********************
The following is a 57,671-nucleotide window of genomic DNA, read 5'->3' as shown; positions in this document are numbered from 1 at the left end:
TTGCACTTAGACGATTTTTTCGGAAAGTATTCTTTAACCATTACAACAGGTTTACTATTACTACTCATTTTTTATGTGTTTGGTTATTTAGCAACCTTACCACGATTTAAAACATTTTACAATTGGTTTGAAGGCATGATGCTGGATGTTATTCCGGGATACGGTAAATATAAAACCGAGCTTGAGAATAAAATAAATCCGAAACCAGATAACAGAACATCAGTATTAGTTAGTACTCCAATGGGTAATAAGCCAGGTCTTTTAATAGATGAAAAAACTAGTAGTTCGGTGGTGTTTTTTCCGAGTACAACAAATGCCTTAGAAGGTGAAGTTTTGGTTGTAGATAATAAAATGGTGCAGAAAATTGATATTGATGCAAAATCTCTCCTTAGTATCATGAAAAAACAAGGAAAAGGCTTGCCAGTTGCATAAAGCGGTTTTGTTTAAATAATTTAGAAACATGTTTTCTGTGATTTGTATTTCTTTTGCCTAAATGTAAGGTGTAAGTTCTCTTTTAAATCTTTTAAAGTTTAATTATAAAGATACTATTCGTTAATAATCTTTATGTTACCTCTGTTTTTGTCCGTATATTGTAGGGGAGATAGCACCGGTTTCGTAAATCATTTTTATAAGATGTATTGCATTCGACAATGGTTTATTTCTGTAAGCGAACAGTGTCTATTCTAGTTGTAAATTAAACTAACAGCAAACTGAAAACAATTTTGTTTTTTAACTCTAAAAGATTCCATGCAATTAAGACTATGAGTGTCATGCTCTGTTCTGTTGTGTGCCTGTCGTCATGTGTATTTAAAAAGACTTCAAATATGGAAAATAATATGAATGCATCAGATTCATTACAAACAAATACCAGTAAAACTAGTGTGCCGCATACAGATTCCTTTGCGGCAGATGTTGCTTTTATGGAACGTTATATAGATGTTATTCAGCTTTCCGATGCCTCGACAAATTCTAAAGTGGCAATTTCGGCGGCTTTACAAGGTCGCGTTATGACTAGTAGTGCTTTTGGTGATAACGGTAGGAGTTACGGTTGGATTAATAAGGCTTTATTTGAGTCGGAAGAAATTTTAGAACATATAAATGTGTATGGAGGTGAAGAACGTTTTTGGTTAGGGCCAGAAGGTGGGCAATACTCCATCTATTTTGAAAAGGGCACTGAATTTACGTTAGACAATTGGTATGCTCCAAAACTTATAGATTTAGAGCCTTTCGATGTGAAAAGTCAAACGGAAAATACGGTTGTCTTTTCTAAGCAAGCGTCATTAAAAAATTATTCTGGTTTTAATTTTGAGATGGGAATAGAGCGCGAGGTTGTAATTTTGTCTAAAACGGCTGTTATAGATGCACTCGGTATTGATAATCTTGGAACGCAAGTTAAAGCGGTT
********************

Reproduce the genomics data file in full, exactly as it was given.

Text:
The following is a 57,671-nucleotide window of genomic DNA, read 5'->3' as shown; positions in this document are numbered from 1 at the left end:
TTGCACTTAGACGATTTTTTCGGAAAGTATTCTTTAACCATTACAACAGGTTTACTATTACTACTCATTTTTTATGTGTTTGGTTATTTAGCAACCTTACCACGATTTAAAACATTTTACAATTGGTTTGAAGGCATGATGCTGGATGTTATTCCGGGATACGGTAAATATAAAACCGAGCTTGAGAATAAAATAAATCCGAAACCAGATAACAGAACATCAGTATTAGTTAGTACTCCAATGGGTAATAAGCCAGGTCTTTTAATAGATGAAAAAACTAGTAGTTCGGTGGTGTTTTTTCCGAGTACAACAAATGCCTTAGAAGGTGAAGTTTTGGTTGTAGATAATAAAATGGTGCAGAAAATTGATATTGATGCAAAATCTCTCCTTAGTATCATGAAAAAACAAGGAAAAGGCTTGCCAGTTGCATAAAGCGGTTTTGTTTAAATAATTTAGAAACATGTTTTCTGTGATTTGTATTTCTTTTGCCTAAATGTAAGGTGTAAGTTCTCTTTTAAATCTTTTAAAGTTTAATTATAAAGATACTATTCGTTAATAATCTTTATGTTACCTCTGTTTTTGTCCGTATATTGTAGGGGAGATAGCACCGGTTTCGTAAATCATTTTTATAAGATGTATTGCATTCGACAATGGTTTATTTCTGTAAGCGAACAGTGTCTATTCTAGTTGTAAATTAAACTAACAGCAAACTGAAAACAATTTTGTTTTTTAACTCTAAAAGATTCCATGCAATTAAGACTATGAGTGTCATGCTCTGTTCTGTTGTGTGCCTGTCGTCATGTGTATTTAAAAAGACTTCAAATATGGAAAATAATATGAATGCATCAGATTCATTACAAACAAATACCAGTAAAACTAGTGTGCCGCATACAGATTCCTTTGCGGCAGATGTTGCTTTTATGGAACGTTATATAGATGTTATTCAGCTTTCCGATGCCTCGACAAATTCTAAAGTGGCAATTTCGGCGGCTTTACAAGGTCGCGTTATGACTAGTAGTGCTTTTGGTGATAACGGTAGGAGTTACGGTTGGATTAATAAGGCTTTATTTGAGTCGGAAGAAATTTTAGAACATATAAATGTGTATGGAGGTGAAGAACGTTTTTGGTTAGGGCCAGAAGGTGGGCAATACTCCATCTATTTTGAAAAGGGCACTGAATTTACGTTAGACAATTGGTATGCTCCAAAACTTATAGATTTAGAGCCTTTCGATGTGAAAAGTCAAACGGAAAATACGGTTGTCTTTTCTAAGCAAGCGTCATTAAAAAATTATTCTGGTTTTAATTTTGAGATGGGAATAGAGCGCGAGGTTGTAATTTTGTCTAAAACGGCTGTTATAGATGCACTCGGTATTGATAATCTTGGAACGCAAGTTAAAGCGGTT